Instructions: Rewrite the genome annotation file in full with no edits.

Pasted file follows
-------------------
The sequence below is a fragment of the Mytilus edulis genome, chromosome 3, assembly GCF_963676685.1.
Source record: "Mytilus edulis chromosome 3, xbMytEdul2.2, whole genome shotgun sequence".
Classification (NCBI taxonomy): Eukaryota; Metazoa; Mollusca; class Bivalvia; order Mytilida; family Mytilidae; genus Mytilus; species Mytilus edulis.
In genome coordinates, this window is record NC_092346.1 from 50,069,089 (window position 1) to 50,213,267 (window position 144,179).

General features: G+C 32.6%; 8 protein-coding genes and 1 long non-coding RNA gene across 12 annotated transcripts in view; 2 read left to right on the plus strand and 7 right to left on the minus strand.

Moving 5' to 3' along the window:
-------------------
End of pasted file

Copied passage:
The sequence below is a fragment of the Mytilus edulis genome, chromosome 3, assembly GCF_963676685.1.
Source record: "Mytilus edulis chromosome 3, xbMytEdul2.2, whole genome shotgun sequence".
Classification (NCBI taxonomy): Eukaryota; Metazoa; Mollusca; class Bivalvia; order Mytilida; family Mytilidae; genus Mytilus; species Mytilus edulis.
In genome coordinates, this window is record NC_092346.1 from 50,069,089 (window position 1) to 50,213,267 (window position 144,179).

General features: G+C 32.6%; 8 protein-coding genes and 1 long non-coding RNA gene across 12 annotated transcripts in view; 2 read left to right on the plus strand and 7 right to left on the minus strand.

Moving 5' to 3' along the window: